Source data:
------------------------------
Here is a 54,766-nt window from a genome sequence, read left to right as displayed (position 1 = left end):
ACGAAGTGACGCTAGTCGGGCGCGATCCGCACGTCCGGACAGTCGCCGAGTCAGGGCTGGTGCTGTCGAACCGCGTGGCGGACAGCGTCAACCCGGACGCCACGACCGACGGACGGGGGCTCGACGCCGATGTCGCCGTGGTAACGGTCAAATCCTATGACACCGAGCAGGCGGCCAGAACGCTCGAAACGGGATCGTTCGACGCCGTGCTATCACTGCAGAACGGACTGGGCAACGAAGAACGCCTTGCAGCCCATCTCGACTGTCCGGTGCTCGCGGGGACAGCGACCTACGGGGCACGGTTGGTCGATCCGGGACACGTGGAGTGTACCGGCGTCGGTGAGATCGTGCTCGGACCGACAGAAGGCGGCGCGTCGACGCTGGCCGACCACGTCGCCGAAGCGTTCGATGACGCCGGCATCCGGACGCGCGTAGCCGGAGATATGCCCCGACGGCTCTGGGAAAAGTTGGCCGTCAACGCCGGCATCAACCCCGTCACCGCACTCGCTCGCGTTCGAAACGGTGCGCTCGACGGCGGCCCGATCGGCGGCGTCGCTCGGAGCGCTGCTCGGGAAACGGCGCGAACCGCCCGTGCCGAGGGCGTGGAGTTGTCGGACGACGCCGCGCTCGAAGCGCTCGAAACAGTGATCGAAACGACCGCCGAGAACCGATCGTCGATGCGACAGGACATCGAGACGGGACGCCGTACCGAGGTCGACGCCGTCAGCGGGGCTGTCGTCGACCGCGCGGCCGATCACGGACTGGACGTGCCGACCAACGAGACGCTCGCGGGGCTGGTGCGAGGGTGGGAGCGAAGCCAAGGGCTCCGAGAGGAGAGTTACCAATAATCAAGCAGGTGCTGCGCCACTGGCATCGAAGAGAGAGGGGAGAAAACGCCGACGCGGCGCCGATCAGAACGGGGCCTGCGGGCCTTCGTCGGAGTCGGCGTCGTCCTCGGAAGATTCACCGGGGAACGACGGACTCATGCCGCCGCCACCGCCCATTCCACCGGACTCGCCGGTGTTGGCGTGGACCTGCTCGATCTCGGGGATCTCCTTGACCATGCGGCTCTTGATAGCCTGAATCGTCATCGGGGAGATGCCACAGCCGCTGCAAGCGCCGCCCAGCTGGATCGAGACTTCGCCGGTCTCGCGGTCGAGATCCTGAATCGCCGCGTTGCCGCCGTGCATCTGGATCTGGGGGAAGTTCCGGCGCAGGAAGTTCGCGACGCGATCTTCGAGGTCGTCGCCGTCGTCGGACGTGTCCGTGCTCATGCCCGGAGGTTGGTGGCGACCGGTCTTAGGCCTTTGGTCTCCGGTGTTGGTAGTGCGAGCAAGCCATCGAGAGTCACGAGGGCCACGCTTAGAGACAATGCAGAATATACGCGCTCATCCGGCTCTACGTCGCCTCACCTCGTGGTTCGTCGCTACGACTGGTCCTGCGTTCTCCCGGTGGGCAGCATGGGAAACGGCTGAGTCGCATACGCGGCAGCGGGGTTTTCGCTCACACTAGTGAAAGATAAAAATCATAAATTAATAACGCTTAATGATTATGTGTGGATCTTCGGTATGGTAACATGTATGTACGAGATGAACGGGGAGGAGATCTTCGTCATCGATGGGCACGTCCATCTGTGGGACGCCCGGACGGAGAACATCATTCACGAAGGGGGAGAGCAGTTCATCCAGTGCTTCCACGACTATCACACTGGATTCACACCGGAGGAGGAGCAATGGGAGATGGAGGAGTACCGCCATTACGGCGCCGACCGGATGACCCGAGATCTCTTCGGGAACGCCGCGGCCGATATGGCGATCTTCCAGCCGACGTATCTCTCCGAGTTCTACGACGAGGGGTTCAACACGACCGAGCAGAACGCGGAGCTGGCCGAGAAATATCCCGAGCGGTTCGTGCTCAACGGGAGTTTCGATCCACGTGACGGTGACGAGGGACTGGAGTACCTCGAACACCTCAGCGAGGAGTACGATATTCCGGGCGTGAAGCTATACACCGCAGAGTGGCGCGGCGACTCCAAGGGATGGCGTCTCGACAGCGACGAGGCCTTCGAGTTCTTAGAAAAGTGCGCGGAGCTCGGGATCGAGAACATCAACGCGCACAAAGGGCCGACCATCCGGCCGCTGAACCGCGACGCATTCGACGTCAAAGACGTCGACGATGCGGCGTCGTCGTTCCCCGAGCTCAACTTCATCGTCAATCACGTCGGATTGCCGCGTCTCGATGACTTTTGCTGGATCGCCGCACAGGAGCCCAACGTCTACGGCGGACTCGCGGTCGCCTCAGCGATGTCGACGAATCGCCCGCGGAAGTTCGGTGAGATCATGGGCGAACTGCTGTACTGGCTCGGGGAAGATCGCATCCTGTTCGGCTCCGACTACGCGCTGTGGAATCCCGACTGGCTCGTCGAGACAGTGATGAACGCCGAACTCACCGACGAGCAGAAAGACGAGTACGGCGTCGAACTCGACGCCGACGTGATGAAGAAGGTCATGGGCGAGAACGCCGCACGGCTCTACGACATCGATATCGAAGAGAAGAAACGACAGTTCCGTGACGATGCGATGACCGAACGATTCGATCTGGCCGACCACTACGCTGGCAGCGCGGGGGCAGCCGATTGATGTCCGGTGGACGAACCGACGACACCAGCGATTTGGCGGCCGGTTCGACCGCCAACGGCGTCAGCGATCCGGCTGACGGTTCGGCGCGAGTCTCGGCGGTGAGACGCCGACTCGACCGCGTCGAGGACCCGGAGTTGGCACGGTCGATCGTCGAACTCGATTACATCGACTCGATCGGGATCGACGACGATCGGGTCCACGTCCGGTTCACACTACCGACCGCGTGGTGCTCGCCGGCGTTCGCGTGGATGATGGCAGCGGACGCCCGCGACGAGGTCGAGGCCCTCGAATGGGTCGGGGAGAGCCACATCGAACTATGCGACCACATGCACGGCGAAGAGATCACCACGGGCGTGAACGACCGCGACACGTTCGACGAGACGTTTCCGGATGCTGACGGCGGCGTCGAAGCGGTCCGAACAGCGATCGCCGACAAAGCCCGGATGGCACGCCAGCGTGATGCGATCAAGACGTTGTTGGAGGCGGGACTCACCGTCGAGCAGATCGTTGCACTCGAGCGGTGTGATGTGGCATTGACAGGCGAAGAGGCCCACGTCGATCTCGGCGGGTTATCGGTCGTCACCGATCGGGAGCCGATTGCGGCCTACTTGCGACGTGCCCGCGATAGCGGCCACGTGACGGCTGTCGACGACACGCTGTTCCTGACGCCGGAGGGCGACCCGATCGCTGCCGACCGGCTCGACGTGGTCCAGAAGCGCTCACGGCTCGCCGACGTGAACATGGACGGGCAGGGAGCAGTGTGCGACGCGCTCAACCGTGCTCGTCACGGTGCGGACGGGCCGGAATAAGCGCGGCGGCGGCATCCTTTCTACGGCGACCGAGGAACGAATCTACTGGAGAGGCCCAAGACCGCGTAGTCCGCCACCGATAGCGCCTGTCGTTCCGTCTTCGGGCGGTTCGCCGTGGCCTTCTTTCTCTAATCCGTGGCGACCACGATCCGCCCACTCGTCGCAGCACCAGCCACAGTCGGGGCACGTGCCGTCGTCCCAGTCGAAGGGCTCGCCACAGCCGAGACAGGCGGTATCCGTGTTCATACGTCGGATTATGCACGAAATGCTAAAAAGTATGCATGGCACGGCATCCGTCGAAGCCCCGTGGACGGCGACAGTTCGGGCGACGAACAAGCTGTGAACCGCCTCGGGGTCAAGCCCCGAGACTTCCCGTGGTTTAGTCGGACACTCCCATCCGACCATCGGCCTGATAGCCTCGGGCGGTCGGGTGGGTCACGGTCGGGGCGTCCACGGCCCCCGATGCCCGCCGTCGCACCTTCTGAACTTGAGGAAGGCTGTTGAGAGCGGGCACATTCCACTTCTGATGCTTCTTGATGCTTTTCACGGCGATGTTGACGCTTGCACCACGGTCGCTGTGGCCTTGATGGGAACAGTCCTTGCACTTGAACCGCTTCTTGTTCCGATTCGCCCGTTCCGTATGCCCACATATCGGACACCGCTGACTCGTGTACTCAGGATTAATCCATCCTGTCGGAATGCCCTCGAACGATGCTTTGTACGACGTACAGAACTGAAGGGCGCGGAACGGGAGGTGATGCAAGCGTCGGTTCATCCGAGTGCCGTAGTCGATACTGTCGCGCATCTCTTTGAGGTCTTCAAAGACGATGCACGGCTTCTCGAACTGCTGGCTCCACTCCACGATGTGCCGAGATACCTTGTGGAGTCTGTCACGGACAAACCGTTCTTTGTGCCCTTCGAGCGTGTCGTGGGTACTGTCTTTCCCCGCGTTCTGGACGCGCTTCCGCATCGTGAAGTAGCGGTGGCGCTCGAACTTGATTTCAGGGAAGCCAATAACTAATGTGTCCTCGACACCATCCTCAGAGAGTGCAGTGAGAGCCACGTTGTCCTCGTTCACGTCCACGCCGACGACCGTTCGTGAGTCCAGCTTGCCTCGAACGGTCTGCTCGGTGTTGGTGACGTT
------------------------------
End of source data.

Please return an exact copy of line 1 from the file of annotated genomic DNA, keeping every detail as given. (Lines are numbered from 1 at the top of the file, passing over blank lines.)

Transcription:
Here is a 54,766-nt window from a genome sequence, read left to right as displayed (position 1 = left end):